Not only is Walter a frequent contributor to publications like Fast Company and the Huffington Post, she has a new book out. In Think Like Zuck: The Five Business Secrets of Facebook’s Improbably Brilliant CEO Mark Zuckerberg, which hit bookstores this week, she tells the tale of Facebook’s origins, as well as expands on the secrets to the social network’s success.
Curious? Yeah, so were we. To get the skinny on the iconic young billionaire, we reached out to Walter. Here are a few helpful tidbits we culled especially for young entrepreneurs:
Q: Spoiler alert: What are some of the secrets to Facebook’s success?
A: Follow your passion. Mark’s passion is to make the world more open and connected. You can feel his passion when he talks about the more transparent world. That passion fuels his mission.
Have a clear purpose. Mark’s purpose was (and still is) to create a social utility that would allow connections between people around the world, give them power to speak up, share information, rally behind the causes they care about and, in the process, make the world more transparent.
Build what you believe in. Align your business interests with your personal philosophy. Build the product that will support your purpose. And don’t rush into monetizing your creation. Focus on building the quality product that is useful to its users before diverting focus to revenue.
No one can achieve success alone. So hire people who share your values and beliefs. And hire for attitude: skills can be taught, passion can’t.
Q: What specific lessons will entrepreneurs glean from reading your book?
A: Among other tips, the book suggests that it doesn’t matter where inspiration comes from. Your idea may not be fully original, but always create your masterpiece authentically and with purpose. Also, great companies don’t just create great products, they create movements.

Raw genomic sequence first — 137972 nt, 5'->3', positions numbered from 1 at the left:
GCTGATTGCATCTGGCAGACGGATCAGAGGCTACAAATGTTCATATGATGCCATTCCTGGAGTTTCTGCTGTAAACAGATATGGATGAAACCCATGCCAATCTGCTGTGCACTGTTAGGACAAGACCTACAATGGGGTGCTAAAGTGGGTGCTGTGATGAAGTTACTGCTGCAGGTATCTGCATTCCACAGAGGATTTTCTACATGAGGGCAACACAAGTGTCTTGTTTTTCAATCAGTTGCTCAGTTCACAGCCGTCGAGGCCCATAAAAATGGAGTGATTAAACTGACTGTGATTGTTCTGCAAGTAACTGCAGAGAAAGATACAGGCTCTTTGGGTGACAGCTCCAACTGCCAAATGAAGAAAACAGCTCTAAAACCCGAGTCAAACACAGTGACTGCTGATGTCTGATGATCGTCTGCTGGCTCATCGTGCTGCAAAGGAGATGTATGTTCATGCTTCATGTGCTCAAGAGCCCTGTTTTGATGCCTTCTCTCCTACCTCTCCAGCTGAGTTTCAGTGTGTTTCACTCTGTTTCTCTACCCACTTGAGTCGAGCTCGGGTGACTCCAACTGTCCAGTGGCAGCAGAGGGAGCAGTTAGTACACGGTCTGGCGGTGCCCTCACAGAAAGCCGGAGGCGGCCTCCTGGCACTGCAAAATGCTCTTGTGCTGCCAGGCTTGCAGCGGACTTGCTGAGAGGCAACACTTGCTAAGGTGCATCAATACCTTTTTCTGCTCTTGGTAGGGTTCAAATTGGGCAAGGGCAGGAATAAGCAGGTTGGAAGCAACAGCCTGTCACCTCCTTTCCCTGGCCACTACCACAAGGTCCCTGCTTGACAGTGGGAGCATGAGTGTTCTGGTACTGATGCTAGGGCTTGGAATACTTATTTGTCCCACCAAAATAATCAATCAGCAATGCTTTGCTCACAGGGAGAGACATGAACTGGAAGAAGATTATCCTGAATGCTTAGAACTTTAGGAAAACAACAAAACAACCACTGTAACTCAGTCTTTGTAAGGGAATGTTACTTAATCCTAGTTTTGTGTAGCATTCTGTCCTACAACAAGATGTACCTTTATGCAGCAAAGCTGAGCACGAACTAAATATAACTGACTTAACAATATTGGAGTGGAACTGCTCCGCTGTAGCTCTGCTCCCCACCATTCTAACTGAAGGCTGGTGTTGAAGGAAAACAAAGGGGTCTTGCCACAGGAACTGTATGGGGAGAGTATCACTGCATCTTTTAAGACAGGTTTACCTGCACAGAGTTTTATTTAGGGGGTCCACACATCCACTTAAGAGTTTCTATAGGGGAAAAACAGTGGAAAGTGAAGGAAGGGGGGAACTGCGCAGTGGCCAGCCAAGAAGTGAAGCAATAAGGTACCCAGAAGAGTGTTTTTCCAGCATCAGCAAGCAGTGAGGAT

Q: How can entrepreneurs apply those lessons toward their startups?
A: The book is full of stories, lessons, quotes. All of them are about how brands like Facebook, Dyson, TOMS, Apple, Threadless and others have reached success. As an entrepreneur, or an intrapreneur, if you innovate and lead change within a large corporation you can decide to either follow the advice outlined or follow your path. Everyone is different. But I can guarantee that the stories discussed will make you ask yourself: ‘What is my true purpose?’ ‘What kind of a leader am I?’ ‘What culture do I want to build?’
Q: What’s your advice for balancing a product/service with creating social marketing around a brand?
A: All of the successful companies that I’ve seen focused first and foremost on building a great product and creating value for its users/customers. For his part, Zuckerberg was very deliberate in how he rolled out his product to his users across college campuses and then beyond. He ensured that their capacity was able to handle the new demand. He paced his growth on purpose. Once they’ve got a great product/service, it’s time to start marketing. I suggest starting with your most passionate users and partnering with them on word-of-mouth marketing. Marketing is definitely an essential tool of growing the awareness and your business. But putting the cart in front of the horse can be detrimental.
Q: With so many platforms to manage, what strategies can companies use to engage in real ways? Is one platform more important than another?
A: If your resources allow, I would look at multiple networks to expand your reach. But even then, only use applicable platforms. For example, if your main objective is to build relationships with the scrapbooking moms, Pinterest and Facebook would probably be your best platforms. If you are targeting tech enthusiasts, you might look into Google+ and niche forums where they discuss highly technical topics.
Related: 4 Tips to Avoid Co-Founder Conflict
But if your resources are limited, focus on building an engaging community on just one network. Then, creating relevant content, responding in real-time and providing constant value will help you engage more customers.
Q: What’s the biggest trend we’ll see in 2013 and what tips do you have for entrepreneurs to take advantage of this?
A: Analytics will become more sophisticated, more useful and will be integrated into more services. With the amount of data that’s out there, it will be necessary to have tools to analyze data more efficiently and much faster. As a result, decision-making cycles will get shorter.